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Transitions in Adolescent Girls (TAG)

In late 2015, the Developmental Social Neuroscience (DSN) lab at the University of Oregon (UO) launched the Transitions in Adolescent Girls (TAG) Study. The transition from childhood to adolescence is a time of many significant changes – the end of elementary school and the start of middle school, growing brains and bodies that are going through puberty, and big changes in relationships with family and friends. It is a time of vulnerability to problems, as well as great opportunities for growth. The goal of our study is to better understand how these changes are connected with each other, so that in the future we can help all adolescents to thrive during these changes, and help those at higher risk to avoid problems. During this study, we will measure the ways in which the body and brain change as during puberty. (To see more about what it’s like to do a brain scan at UO, watch a video at!) We will relate these biological changes to self-esteem, motivation, thinking skills, friendships, emotions, and well-being. The study involves three assessments over three years.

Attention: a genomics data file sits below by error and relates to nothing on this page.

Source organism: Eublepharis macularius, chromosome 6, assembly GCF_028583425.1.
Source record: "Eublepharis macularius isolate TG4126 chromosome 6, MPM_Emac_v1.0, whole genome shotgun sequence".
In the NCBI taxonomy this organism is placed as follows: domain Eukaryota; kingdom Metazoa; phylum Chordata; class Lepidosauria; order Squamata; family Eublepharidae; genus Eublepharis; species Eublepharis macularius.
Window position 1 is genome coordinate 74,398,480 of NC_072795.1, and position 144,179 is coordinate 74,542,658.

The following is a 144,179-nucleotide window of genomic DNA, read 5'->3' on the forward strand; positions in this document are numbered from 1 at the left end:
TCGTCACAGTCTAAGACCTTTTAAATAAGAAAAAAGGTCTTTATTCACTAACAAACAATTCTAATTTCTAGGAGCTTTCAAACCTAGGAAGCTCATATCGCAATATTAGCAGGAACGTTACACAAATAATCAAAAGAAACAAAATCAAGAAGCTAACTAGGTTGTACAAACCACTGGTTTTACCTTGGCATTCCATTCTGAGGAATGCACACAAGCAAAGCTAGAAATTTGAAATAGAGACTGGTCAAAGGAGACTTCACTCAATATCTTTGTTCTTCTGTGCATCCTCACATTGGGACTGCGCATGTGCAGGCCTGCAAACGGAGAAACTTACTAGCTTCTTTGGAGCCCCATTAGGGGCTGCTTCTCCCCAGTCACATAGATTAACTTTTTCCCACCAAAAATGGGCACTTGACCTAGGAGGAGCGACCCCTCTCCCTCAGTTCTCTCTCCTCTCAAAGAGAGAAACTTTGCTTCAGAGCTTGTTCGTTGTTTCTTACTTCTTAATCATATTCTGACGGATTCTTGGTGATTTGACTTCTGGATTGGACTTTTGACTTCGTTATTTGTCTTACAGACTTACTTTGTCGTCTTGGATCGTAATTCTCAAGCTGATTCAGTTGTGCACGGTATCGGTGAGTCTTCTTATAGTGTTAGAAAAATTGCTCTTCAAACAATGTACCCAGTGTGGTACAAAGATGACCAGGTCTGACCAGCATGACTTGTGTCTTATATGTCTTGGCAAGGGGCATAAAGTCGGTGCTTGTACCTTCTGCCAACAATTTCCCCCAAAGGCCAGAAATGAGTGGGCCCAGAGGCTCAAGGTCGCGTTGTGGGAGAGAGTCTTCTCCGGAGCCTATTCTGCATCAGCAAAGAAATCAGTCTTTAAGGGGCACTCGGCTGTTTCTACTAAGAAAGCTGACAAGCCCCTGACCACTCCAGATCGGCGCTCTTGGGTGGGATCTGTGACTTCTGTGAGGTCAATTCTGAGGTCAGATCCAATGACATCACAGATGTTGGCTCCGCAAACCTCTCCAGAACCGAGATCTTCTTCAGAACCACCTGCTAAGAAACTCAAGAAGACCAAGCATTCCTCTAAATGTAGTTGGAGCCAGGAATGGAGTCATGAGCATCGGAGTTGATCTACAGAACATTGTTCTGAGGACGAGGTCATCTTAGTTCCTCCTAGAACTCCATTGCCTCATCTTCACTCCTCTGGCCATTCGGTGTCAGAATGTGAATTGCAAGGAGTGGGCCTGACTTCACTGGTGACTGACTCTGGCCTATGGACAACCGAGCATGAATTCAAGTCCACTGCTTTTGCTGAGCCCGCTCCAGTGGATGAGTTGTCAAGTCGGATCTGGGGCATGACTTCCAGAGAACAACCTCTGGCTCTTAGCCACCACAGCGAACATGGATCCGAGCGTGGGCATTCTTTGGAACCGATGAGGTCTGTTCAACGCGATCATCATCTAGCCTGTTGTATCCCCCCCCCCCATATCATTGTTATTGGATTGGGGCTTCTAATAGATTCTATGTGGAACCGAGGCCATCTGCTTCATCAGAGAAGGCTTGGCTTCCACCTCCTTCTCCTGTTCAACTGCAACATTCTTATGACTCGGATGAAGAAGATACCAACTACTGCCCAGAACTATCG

The scientist leading the study is Jennifer Pfeifer, Ph.D., from the Department of Psychology at UO. Other scientists participating are Nick Allen, Ph.D., also from UO; Ron Dahl, Ph.D. from Berkeley; and Elizabeth Shirtcliff, Ph.D., from Iowa State University. The study is funded by a major grant from the National Institute of Mental Health.

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